Wednesday, August 20, 2014

On Forgiveness (Part 2)

There is something strange about my childhood. From around age six until age ten, I have practically no memories at all. From ten until twelve, they are scattered. My brain woke up three days shy of my twelfth birthday. The day my grandmother died.

He had been around for a couple of years by then, but there are only shadows of him sitting at a Thanksgiving table or at the Nintendo. But my mind vividly remembers the second night of my grandmoms viewing. He stayed behind at the house with me and we built with my new Lego set. We started to talk and connections were made.

Fast forward a couple of years and there are memories of sitting on a desk or bed and hours upon hours of talking and listening. I did a lot of the listening side. It lead to a lot of learning too. Music was shared, lyrics learned, logic skills tested to the brink, all of those memories were there. A lot were good and I yearned for more time talking to him. There were bad ones too. He had a temper and I sometimes got in the way. However, over time I learned how to diffuse the emotional bomb... I learned diplomacy between him and his grandparents.

A couple of years after that and there are a trio of upper teenagers sitting at a table playing blackjack and a middle teenage girl learning really quickly how to keep a straight face when crude jokes fly. There were walks outside and hours talking at the side of a old pickup truck. There were secrets, sometimes trouble with the other cousins, more music and a lot of hugs. I mediated between him and other family members sometimes. But we always had laughter.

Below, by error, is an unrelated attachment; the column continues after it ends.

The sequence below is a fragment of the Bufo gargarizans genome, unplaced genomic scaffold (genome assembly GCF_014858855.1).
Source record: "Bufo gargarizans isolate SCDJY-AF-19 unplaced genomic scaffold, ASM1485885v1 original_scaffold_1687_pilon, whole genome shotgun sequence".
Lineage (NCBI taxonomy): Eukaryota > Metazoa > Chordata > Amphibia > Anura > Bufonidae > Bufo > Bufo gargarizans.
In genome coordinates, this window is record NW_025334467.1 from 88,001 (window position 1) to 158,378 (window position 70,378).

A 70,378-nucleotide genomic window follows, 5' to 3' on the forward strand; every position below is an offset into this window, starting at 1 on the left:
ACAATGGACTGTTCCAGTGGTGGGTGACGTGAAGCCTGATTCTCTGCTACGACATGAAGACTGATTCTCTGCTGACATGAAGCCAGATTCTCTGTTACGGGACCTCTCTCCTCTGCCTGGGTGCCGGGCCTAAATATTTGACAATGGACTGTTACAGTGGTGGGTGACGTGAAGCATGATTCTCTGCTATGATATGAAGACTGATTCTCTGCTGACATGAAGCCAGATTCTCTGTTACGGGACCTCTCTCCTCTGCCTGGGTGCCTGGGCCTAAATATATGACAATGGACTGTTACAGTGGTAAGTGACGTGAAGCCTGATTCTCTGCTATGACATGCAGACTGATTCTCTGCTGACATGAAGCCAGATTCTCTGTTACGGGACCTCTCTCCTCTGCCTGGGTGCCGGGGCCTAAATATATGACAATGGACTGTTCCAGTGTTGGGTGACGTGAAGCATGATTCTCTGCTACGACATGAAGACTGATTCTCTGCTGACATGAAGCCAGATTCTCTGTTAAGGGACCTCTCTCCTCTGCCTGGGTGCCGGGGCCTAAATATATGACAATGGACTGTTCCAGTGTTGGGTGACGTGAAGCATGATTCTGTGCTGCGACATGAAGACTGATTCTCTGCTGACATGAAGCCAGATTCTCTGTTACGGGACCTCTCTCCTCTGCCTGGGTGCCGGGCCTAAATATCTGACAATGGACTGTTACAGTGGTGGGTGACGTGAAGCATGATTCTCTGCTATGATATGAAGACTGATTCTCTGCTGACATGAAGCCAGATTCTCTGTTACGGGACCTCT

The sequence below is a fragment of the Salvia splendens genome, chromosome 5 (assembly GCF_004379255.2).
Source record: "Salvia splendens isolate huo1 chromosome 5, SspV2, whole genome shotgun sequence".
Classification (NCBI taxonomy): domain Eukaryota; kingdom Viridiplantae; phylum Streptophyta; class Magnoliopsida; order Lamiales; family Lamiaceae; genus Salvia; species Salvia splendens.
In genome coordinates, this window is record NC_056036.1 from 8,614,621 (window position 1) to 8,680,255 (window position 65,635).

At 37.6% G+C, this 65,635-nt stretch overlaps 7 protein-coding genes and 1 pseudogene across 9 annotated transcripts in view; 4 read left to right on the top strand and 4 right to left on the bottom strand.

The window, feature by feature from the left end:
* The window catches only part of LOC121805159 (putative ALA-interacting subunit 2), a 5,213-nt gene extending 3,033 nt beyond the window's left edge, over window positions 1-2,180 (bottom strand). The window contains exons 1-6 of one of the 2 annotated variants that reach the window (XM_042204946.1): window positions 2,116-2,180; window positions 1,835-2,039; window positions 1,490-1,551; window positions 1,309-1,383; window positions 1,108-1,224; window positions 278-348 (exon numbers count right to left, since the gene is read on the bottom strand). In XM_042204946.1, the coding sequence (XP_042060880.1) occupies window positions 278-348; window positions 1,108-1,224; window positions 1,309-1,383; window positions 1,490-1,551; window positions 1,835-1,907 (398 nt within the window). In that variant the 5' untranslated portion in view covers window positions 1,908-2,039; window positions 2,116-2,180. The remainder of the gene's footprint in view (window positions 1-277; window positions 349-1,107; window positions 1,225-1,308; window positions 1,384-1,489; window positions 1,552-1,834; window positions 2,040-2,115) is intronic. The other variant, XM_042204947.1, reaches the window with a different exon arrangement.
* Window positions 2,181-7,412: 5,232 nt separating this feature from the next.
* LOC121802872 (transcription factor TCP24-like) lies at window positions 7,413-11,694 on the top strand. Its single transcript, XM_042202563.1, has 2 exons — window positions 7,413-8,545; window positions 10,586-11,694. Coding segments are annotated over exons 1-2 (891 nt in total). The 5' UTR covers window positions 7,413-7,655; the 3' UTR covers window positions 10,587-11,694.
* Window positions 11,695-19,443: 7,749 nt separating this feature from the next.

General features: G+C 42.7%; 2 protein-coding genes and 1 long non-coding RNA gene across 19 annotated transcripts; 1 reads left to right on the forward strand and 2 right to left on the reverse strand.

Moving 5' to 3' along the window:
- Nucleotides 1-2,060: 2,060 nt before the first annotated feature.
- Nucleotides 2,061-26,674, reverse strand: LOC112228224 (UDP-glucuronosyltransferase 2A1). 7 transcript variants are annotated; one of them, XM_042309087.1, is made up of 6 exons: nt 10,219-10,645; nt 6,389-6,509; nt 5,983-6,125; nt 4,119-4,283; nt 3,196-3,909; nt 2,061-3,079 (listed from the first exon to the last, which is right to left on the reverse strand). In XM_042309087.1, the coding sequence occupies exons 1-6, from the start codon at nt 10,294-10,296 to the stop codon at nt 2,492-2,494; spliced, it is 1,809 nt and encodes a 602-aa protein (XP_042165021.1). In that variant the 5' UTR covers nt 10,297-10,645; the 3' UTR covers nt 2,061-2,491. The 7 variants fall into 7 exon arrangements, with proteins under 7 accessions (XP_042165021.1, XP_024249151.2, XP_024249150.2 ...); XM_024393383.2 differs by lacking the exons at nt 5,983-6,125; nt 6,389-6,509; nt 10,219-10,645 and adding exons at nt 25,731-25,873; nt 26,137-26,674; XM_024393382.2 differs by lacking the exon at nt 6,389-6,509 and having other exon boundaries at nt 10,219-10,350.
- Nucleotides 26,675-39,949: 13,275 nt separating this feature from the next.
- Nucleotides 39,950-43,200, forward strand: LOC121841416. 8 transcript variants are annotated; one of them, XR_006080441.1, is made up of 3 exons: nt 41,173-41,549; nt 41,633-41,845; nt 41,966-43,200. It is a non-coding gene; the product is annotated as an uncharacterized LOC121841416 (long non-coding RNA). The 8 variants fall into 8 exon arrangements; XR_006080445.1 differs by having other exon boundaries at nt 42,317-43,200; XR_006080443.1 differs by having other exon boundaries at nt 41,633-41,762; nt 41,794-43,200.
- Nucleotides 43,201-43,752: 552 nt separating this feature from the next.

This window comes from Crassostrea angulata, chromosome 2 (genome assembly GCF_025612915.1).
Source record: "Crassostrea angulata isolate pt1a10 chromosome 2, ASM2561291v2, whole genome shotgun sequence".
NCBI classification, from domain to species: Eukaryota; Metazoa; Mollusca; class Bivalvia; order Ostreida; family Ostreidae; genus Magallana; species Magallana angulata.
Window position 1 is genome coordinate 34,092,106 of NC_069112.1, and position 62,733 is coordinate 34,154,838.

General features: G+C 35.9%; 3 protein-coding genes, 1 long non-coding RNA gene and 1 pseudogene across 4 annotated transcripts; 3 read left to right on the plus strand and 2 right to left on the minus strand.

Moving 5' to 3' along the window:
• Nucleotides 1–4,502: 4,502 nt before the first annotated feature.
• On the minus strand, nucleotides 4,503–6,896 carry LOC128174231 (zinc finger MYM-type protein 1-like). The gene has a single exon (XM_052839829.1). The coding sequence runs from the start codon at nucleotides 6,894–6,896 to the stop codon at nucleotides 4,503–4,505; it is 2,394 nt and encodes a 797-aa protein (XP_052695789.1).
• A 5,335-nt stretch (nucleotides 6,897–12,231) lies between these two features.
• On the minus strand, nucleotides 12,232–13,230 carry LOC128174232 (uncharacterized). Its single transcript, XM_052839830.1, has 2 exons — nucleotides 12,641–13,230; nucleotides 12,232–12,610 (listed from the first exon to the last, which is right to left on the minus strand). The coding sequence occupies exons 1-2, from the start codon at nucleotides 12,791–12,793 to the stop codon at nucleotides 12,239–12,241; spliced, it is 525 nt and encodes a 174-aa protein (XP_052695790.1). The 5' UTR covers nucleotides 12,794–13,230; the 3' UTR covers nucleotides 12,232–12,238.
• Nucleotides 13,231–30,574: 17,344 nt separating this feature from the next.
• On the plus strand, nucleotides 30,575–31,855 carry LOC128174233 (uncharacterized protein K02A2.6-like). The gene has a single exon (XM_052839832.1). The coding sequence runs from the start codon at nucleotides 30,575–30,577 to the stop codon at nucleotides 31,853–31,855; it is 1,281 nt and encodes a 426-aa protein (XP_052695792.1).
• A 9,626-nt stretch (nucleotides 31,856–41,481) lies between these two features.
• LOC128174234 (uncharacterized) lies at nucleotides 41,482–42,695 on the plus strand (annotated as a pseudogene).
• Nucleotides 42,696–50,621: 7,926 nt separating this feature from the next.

Then he asked the biggest favor of my life. Would I stand in the middle for his daughter. Would I promise to be there for her. She hadn't even been born yet and it was the night before his wedding. We were on the couch and tears had just been shed. I was only fifteen, but I knew exactly what he was asking. And I have spent the last 20 years doing just that. But it tore us apart...

Far apart.

I advocated for her and what was right for her, spoiled her, listened to her, and disagreed with just about every member of the family over her at one point or another. He and I argued. He acted in ways I despised. One day the line was crossed one too many times and I severed contact. For the first time since memory, I wanted nothing at all to do with him. And it lasted... for four years. It was a burden too, because of his daughter, mother and grandmother. However, it kept going.

But time scabs over wounds, and if you don't pick at it, those wounds heal. It was December, and I just crossed the bridge into NJ and stopped to call his grandmother to say I was an hour out. He picked up the phone. A few words were exchanged and I hung up. He called back a few minutes later, saying we needed to talk. So, I pulled the car over and we did. And the next day I went to where he was living and visited again. But communication didn't continue past that. Then, just a few weeks ago, I was in NJ again. He was at his grandmothers doorstep minutes after I arrived and we visited three different times. Forgiveness, on both sides, really happened. I was there, on the bed again, talking and listening - just like old times. It felt good, real good. The weight was lifted. No, it won't ever be the same... but for now, it is a start in the right direction.

Forgiveness. One word with such power.